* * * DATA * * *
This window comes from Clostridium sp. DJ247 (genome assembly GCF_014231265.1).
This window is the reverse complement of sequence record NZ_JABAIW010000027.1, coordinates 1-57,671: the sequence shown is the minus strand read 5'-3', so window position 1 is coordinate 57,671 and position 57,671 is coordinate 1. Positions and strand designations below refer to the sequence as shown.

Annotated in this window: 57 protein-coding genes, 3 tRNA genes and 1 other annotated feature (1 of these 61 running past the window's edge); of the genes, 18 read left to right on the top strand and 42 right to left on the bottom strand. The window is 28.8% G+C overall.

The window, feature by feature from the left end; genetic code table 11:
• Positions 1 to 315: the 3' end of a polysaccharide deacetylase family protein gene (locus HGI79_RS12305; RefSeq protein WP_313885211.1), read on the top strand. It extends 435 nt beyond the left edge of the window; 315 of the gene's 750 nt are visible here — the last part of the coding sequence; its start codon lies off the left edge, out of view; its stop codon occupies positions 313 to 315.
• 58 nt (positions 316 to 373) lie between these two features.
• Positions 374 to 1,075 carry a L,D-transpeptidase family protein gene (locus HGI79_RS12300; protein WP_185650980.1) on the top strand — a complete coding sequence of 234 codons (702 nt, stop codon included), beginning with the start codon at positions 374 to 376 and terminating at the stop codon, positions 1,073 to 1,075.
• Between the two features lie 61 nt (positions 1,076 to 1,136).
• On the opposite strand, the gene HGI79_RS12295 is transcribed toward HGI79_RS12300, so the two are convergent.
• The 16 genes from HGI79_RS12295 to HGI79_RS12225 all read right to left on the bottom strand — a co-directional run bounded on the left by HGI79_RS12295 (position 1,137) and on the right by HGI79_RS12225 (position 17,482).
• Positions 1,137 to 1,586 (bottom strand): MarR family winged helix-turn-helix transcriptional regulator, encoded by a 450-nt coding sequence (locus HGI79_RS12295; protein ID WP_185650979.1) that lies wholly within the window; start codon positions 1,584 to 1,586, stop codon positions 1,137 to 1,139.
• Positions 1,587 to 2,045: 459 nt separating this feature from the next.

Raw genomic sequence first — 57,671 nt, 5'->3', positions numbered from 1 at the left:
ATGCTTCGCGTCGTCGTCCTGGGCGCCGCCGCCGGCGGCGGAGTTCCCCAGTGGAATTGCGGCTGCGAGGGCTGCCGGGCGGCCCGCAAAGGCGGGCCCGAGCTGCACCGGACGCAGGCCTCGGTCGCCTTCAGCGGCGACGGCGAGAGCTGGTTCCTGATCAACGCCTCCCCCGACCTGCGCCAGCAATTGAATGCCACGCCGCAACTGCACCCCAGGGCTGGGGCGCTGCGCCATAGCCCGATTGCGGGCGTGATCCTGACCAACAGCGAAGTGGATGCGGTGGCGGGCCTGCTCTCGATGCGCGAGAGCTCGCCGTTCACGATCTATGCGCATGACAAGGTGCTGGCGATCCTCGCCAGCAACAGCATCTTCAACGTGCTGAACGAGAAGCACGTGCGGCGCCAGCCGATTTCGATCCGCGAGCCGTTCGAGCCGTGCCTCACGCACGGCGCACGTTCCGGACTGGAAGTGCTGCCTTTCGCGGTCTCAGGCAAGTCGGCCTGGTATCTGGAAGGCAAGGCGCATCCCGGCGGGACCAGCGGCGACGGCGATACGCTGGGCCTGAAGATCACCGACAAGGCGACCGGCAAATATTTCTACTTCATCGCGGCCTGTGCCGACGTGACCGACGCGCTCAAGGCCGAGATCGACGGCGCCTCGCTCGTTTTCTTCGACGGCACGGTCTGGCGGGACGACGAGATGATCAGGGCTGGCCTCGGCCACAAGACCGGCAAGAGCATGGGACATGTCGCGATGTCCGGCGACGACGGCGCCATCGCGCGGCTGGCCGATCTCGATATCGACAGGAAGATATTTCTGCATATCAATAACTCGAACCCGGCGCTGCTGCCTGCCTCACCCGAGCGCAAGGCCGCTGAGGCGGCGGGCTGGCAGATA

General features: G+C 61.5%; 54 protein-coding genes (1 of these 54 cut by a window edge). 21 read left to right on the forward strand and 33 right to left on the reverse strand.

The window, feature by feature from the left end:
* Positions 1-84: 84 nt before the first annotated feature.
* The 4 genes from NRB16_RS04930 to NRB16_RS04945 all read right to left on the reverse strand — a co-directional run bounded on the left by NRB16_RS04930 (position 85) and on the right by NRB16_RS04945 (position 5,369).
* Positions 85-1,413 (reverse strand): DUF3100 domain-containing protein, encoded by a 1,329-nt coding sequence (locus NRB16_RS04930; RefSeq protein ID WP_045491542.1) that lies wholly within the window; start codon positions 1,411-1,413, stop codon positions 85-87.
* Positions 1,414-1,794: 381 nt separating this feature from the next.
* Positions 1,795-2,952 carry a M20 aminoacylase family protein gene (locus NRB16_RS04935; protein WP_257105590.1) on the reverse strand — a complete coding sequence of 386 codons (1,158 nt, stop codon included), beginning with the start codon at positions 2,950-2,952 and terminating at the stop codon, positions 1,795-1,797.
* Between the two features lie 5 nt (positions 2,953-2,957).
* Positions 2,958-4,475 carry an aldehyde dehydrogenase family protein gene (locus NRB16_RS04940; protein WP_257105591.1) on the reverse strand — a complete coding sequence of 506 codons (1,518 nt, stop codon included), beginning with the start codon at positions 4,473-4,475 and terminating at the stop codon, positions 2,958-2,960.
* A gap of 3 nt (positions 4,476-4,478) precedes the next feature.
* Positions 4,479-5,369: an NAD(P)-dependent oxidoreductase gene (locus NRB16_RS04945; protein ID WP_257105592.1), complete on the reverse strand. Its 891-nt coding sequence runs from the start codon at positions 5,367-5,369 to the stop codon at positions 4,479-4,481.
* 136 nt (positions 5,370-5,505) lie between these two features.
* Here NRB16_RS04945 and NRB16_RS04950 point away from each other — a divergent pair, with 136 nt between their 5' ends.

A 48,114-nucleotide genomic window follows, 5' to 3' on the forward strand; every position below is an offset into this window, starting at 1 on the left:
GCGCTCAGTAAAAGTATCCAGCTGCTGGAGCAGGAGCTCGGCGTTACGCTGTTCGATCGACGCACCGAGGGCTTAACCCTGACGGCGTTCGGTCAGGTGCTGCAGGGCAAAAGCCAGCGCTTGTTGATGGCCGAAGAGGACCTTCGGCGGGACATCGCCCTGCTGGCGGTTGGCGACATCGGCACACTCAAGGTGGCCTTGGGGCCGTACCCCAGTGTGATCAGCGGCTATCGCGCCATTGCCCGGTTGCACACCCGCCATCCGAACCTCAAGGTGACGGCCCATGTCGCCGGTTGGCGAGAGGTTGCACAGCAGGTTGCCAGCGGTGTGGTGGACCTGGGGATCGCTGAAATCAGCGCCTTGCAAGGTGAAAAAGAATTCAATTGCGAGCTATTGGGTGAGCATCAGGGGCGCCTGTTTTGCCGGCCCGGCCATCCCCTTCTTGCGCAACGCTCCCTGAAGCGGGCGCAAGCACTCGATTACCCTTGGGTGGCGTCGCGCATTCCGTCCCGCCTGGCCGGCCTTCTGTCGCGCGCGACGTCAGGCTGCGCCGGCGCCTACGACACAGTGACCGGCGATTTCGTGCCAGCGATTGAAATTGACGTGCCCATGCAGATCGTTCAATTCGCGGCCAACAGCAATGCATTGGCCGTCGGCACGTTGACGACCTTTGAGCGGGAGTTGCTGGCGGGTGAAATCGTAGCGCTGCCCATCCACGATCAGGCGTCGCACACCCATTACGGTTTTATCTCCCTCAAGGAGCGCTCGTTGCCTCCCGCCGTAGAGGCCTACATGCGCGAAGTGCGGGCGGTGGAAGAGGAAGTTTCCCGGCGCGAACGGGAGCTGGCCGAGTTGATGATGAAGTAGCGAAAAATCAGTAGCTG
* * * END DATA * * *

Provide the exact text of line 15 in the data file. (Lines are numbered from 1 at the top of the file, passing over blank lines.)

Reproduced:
General features: G+C 61.5%; 54 protein-coding genes (1 of these 54 cut by a window edge). 21 read left to right on the forward strand and 33 right to left on the reverse strand.